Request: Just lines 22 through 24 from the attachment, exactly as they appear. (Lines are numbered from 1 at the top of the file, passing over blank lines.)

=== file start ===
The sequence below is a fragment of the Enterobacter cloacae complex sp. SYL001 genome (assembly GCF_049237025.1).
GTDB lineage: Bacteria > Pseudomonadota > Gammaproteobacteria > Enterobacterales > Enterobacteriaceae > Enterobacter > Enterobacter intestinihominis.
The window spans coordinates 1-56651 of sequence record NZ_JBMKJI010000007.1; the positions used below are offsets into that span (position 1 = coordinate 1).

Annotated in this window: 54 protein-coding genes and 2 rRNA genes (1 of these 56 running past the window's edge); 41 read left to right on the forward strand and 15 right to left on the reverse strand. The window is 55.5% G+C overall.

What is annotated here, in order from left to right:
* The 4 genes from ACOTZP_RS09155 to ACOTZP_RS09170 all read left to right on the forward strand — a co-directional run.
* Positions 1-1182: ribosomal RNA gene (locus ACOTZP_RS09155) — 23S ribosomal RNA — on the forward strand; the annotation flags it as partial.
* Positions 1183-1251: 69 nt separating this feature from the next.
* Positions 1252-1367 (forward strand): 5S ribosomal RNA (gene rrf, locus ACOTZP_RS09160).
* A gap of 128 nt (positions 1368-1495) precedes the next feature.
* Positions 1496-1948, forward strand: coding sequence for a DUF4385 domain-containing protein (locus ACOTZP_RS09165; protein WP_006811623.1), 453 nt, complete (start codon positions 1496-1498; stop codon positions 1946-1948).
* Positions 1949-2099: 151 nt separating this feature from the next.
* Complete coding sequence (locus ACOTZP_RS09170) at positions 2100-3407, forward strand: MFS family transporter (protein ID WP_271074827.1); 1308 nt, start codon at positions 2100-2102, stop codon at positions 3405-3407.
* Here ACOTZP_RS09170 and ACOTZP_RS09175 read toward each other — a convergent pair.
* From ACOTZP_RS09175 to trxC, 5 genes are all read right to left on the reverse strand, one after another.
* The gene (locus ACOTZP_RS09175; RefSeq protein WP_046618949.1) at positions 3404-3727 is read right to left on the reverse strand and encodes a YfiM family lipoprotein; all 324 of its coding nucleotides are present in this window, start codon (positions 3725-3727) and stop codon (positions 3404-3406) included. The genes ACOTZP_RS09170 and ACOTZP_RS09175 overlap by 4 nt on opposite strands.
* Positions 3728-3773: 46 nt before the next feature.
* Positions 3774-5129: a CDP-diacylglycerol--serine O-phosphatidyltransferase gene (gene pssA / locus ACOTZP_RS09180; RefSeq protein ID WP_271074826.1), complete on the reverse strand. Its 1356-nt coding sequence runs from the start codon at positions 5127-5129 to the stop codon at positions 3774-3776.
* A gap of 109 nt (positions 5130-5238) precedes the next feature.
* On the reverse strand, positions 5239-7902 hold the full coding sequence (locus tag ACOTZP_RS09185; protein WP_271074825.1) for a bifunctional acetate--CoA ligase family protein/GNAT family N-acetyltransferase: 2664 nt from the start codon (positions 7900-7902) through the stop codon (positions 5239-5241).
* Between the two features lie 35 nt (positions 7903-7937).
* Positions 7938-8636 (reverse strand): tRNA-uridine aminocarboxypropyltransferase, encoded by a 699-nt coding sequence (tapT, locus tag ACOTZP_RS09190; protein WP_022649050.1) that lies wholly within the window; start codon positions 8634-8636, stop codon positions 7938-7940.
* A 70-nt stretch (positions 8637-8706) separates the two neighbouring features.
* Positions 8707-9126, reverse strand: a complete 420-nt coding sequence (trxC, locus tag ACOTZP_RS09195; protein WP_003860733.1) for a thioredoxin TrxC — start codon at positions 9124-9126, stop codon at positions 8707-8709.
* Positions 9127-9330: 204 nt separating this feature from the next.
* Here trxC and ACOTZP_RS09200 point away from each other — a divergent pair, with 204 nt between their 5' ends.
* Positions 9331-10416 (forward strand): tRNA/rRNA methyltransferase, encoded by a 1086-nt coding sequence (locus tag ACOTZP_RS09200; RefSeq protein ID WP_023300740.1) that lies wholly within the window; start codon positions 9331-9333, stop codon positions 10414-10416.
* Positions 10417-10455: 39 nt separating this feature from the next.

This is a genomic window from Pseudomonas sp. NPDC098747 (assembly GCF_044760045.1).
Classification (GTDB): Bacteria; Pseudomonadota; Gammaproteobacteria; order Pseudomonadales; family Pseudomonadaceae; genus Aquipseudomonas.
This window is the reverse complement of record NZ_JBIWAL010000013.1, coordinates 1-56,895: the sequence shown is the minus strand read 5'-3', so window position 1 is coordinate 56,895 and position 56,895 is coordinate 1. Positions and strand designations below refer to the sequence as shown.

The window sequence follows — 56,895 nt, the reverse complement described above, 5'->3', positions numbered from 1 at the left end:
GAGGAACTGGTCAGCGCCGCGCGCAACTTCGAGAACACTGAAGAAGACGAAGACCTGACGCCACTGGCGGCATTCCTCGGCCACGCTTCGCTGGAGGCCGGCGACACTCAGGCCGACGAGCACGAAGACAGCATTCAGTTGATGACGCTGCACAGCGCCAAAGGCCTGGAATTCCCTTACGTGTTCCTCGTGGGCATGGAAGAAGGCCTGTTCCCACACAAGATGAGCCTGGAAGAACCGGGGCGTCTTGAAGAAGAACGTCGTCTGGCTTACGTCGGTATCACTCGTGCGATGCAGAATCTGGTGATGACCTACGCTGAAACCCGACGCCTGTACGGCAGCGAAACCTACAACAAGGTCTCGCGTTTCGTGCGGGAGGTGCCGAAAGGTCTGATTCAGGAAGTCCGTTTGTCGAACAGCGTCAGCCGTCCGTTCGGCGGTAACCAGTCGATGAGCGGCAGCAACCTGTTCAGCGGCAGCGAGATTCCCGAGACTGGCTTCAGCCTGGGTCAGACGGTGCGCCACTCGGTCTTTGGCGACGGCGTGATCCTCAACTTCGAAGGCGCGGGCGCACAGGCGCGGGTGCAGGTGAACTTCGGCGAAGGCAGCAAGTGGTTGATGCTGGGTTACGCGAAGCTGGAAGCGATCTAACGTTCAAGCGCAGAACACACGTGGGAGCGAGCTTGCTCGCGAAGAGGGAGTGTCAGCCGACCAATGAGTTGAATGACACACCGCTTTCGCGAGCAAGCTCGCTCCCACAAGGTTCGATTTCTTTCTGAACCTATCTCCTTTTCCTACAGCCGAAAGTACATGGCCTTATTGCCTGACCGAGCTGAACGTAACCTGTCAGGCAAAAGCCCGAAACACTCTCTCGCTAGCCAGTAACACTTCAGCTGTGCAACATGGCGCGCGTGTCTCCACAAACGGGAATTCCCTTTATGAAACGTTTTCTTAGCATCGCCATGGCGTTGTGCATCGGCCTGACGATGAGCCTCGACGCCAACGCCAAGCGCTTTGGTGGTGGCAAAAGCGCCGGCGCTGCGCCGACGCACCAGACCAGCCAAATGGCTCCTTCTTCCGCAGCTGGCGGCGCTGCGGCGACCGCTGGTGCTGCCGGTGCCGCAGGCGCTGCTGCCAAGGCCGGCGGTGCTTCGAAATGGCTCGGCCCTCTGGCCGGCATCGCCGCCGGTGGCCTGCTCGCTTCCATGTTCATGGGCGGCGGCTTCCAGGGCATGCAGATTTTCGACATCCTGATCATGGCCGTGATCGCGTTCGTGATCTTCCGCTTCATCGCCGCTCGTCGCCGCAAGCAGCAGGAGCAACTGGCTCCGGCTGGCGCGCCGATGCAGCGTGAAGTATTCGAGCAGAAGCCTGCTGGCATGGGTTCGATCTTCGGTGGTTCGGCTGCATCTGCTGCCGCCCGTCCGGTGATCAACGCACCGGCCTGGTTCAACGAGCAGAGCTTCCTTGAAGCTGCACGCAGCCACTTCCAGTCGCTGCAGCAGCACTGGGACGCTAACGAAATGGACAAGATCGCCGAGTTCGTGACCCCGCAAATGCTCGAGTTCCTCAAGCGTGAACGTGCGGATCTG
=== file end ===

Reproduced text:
* Positions 7938-8636 (reverse strand): tRNA-uridine aminocarboxypropyltransferase, encoded by a 699-nt coding sequence (tapT, locus tag ACOTZP_RS09190; protein WP_022649050.1) that lies wholly within the window; start codon positions 8634-8636, stop codon positions 7938-7940.
* A 70-nt stretch (positions 8637-8706) separates the two neighbouring features.
* Positions 8707-9126, reverse strand: a complete 420-nt coding sequence (trxC, locus tag ACOTZP_RS09195; protein WP_003860733.1) for a thioredoxin TrxC — start codon at positions 9124-9126, stop codon at positions 8707-8709.